Stocking Your Bar: Part 3 Mixers

wpid-0141222_161248.jpgBy this point you should have a basic idea of what kind of alcohol you actually want to drink.  Even if that idea is as simple as “Vodka”.  If you don’t then please see Part I and Part II of this series first.

I have heard stories from friends and customers many times that they “just can’t drink X” because it does something to them either physically or emotionally.  I can understand, having a friend find out the hard way that they are allergic to juniper *after* three gin martinis is an un-fun evening.

Having narrowed the field down from the six or seven major types of alcohol to just one or two is a major accomplishment.  Now comes the harder part.  From here you have to start finding brands that you like and adding mixers to make cocktails.

Finding favorite brands is tough.  The only working method is to go through them one at a time and give them a chance.  Each is going to be a bit different and will have something that appeals to one person over another.  Experience is everything.  This can get expensive quickly if you don’t find one you like early.  You can use my airplane bottle method from part 1 of this series but that won’t work for every brand.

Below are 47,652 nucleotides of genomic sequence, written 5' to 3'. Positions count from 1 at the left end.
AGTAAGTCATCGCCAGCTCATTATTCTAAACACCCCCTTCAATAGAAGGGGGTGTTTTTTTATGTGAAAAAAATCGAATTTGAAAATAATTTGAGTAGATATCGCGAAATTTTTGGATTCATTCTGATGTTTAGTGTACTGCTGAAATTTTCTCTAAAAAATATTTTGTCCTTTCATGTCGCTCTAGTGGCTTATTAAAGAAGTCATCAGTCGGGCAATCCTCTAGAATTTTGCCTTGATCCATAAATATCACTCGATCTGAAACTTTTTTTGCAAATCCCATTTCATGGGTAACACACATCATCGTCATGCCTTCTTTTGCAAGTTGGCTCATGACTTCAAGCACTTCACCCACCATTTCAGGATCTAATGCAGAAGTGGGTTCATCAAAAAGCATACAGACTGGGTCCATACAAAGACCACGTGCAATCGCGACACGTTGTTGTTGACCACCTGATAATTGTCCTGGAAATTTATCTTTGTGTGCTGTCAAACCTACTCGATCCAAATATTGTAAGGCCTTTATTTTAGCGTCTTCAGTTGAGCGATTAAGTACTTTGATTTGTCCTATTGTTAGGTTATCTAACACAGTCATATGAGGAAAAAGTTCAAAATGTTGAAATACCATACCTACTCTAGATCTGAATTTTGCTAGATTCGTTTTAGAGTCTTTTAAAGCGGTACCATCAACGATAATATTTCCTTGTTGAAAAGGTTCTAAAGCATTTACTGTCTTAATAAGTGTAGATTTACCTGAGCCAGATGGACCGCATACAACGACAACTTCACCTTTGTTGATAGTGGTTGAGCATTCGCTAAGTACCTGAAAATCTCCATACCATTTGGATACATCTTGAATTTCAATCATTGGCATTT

On the other hand, finding mixers and liqueurs is a good deal easier.  Cocktails generally fall into a couple of basic categories.  I choose to break them down into Citrus, cream, fruit, spice/herbal and mocha but this is by no means an industry standard.  Each of these has a couple of flagship products that are accessible to all drinks in that category as well as a few that defy category entirely.

Citrus for example is headed by liquors like Cointreau, Combier, Gran Mariner, limoncello, triple sec and Curacao.  Mocha is led by Kaluha and creme de cacao.  Cream liquors are most commonly associated with Irish cream, or newer liqueurs like rumchata, rumpope and advocaat.  The fruit liqueurs are generally non-citrus such as cherry herring, Parma, or Amaretto.  Spice or herbal liqueurs come from a number of roots but are monastic such as chartreuse, benedictine, kummel or aquavit.

Depending on your preference each of these is a good start for making drinks in the category of your choice.  Having a bottle of each would prepare you for cocktails of almost any stripe.

For example Cointreau or Combier are both examples of Triple-sec a generally clear liqueur made from bitter orange peels.  Triple-sec is the base spirit for classic drinks like the Cosmo and the Margarita.

Application of these mixers to your existing base of spirits, sodas and syrups will give you thousands of quick combinations with little effort and a maximum level of compatibility.  Your best option is to pick an area that you think you want to explore and pick up a smaller bottle of one of the core liqueurs.

As with anything choose flavors that you would pick elsewhere.  Don’t drop money on a chili pepper vodka if spicy foods are not to your liking.  Don’t drink Creme de Cassis if you’re not a big fan of black currant.

Once you’ve got your mixer, your juice and your base spirit a simple 2,1, 1/2 combination is usually enough to get you going.  For every 2 ounces of base spirit add 1 ounce of liqueur and 1/2 ounce of fruit juice.  If that appeals to you somewhat you can work on the proportions until it’s perfect.